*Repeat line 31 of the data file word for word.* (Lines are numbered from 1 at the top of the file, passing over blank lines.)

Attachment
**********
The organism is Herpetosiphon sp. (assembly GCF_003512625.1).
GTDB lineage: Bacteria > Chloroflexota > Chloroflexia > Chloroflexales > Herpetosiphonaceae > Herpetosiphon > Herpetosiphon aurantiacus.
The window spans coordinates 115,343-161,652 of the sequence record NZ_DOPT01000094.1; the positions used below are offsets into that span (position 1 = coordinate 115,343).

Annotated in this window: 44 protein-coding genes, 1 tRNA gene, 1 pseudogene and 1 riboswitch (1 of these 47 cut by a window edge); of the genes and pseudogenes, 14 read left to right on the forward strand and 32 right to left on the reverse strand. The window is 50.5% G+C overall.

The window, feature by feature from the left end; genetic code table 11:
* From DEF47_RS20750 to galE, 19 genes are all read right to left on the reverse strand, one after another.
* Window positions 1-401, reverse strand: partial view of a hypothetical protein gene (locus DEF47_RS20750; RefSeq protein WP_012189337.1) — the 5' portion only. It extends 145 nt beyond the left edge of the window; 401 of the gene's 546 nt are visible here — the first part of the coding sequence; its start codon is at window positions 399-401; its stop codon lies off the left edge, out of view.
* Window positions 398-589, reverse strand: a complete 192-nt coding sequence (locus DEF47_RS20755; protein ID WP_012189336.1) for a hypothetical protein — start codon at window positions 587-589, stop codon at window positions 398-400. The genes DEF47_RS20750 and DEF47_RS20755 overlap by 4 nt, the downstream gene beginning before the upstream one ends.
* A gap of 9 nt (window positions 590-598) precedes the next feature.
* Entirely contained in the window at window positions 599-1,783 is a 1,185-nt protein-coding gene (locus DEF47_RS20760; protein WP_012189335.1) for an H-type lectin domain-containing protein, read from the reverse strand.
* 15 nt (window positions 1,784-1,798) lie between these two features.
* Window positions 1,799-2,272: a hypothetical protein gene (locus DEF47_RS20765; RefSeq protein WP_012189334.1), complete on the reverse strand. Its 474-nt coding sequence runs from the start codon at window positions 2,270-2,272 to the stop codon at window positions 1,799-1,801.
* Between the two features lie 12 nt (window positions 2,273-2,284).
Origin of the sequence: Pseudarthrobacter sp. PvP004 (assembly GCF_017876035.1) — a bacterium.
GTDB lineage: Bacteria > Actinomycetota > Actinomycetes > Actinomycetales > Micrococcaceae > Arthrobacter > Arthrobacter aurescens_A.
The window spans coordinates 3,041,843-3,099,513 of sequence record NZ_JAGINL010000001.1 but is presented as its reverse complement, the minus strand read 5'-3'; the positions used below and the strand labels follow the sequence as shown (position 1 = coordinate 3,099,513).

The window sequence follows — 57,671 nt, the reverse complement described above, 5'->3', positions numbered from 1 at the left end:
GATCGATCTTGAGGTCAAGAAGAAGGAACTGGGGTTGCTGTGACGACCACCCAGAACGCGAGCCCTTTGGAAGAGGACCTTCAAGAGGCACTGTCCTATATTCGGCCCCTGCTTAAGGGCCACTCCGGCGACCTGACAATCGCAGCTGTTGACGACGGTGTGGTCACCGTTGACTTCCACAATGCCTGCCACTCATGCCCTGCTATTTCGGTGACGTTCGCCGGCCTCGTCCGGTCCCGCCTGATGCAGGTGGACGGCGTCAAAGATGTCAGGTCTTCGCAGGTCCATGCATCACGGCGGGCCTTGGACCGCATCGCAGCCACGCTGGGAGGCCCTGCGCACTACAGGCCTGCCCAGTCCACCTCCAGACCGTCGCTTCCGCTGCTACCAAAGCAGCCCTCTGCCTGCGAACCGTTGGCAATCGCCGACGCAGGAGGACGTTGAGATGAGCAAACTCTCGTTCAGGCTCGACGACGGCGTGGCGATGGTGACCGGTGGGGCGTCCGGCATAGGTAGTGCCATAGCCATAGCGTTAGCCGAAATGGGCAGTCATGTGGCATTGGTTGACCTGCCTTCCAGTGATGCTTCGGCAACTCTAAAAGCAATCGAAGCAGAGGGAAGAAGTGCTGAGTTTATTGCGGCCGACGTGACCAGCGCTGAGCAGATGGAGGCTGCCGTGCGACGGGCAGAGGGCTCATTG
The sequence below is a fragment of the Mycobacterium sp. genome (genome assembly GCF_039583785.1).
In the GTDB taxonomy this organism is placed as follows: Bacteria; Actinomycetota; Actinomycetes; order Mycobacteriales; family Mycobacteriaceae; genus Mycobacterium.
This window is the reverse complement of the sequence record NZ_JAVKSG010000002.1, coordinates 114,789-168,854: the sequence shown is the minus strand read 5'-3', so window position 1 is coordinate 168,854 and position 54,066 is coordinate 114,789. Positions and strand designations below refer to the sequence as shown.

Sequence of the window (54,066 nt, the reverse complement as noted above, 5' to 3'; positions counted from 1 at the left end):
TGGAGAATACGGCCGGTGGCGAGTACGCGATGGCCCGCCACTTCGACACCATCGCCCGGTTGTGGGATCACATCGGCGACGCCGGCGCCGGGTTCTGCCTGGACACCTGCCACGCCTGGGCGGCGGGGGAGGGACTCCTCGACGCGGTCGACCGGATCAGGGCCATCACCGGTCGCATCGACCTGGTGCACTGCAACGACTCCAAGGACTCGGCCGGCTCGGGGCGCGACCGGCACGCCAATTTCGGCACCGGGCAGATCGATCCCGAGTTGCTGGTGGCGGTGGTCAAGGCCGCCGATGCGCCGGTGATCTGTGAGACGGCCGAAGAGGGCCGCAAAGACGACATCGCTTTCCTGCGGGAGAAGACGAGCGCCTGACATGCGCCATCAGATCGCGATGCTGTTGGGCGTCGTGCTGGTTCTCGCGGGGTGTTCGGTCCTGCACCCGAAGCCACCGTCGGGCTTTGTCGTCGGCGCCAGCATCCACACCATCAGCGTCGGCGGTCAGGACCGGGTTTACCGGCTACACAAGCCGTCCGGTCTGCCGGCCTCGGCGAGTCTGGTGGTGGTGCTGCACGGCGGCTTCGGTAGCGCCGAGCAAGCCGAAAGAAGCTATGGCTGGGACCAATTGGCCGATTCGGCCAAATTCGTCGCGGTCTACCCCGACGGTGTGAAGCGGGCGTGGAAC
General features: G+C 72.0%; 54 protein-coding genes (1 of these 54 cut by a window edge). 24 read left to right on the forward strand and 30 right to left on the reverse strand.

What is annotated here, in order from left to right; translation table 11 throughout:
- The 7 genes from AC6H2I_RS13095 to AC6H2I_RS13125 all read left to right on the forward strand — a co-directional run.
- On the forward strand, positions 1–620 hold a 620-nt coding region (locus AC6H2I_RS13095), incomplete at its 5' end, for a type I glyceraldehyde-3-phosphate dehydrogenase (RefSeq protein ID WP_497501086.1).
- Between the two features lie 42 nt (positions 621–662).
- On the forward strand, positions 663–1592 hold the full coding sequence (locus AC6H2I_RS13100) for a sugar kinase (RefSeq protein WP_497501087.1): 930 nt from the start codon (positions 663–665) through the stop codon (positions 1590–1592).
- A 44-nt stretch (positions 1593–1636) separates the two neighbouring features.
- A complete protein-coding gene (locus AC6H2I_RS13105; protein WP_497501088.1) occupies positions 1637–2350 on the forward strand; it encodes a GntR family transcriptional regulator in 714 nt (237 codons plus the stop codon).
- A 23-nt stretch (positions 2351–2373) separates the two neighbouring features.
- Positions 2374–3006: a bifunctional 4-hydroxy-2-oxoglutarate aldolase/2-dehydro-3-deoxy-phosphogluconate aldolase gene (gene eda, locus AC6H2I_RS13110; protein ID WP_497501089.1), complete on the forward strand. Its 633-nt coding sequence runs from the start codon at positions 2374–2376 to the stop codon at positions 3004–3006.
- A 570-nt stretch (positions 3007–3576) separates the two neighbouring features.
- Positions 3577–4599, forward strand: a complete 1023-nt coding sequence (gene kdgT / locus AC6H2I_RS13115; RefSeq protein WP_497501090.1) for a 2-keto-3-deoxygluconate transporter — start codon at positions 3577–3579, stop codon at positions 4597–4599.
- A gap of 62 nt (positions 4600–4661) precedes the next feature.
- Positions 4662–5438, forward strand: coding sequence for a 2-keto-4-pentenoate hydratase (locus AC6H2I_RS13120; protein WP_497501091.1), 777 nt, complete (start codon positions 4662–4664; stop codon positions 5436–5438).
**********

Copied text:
- A complete protein-coding gene (locus AC6H2I_RS13105; protein WP_497501088.1) occupies positions 1637–2350 on the forward strand; it encodes a GntR family transcriptional regulator in 714 nt (237 codons plus the stop codon).